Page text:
U.S. Supreme Court nominee Sonia Sotomayor has issued no major decisions concerning abortion, the death penalty, gay rights, or national security, reportsÂ The New York Times
, adding that although "her rulings are more liberal than not," they tend to be mired in technical detail and "consistently avoid quotable language."
The biggest controversy surrounding her is perhaps her decision last year when she joined with two other judges to dismiss claims by 18 white firefighters in New Haven, Connecticut, who argued a test they took was not racially biased and they should be promoted for their performance as promised. Former Congressman Tom Tancredo, a Colorado Republican, appeared on MSNBC's "The Ed Show
," characterizing Sotomayor as a racist for the decision (viaÂ The Colorado Independent
In addition to being the first Hispanic and third woman ever to serve on the high court, Sotomayor, if confirmed, would be the sixth Catholic, notesÂ The Washington Times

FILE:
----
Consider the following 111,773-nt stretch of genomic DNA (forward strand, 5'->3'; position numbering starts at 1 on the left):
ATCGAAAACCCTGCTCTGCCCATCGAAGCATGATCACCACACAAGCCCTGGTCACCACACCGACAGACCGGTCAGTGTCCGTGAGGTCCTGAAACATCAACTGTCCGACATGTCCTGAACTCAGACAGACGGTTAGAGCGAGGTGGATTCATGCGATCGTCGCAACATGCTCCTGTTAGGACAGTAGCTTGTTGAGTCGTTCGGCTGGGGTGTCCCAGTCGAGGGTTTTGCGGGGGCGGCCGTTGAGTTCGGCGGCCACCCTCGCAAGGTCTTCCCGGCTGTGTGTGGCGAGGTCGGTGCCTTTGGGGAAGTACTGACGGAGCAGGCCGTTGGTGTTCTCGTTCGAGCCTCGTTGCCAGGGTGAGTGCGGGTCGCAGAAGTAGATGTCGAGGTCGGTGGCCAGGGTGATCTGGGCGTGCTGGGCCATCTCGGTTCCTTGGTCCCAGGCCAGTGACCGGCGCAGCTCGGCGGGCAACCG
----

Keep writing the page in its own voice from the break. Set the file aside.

, though little is known about her religious life other than she attended a Catholic parochial school in the Bronx.
Jurists tend to disagree on what level their religion should play in their decisions and Sotomayor's religion didn't stop conservative evangelical groups, such as Colorado Springs-basedÂ Focus on the Family's political arm
, from attacking her for her alleged "left-wing policy preferences instead of neutrally interpreting the law."
Colorado's two Democratic senators--Mark Udall and Michael Bennet--are tasked with examining Sotomayor in the confirmation process. A statement by Bennet indicates support for her "skill and fair-mindedness," writes theÂ Denver Business Journal
. Udall, meanwhile, says that though Sotomayor "appears to be a wise choice," he looks forward to learning more about her.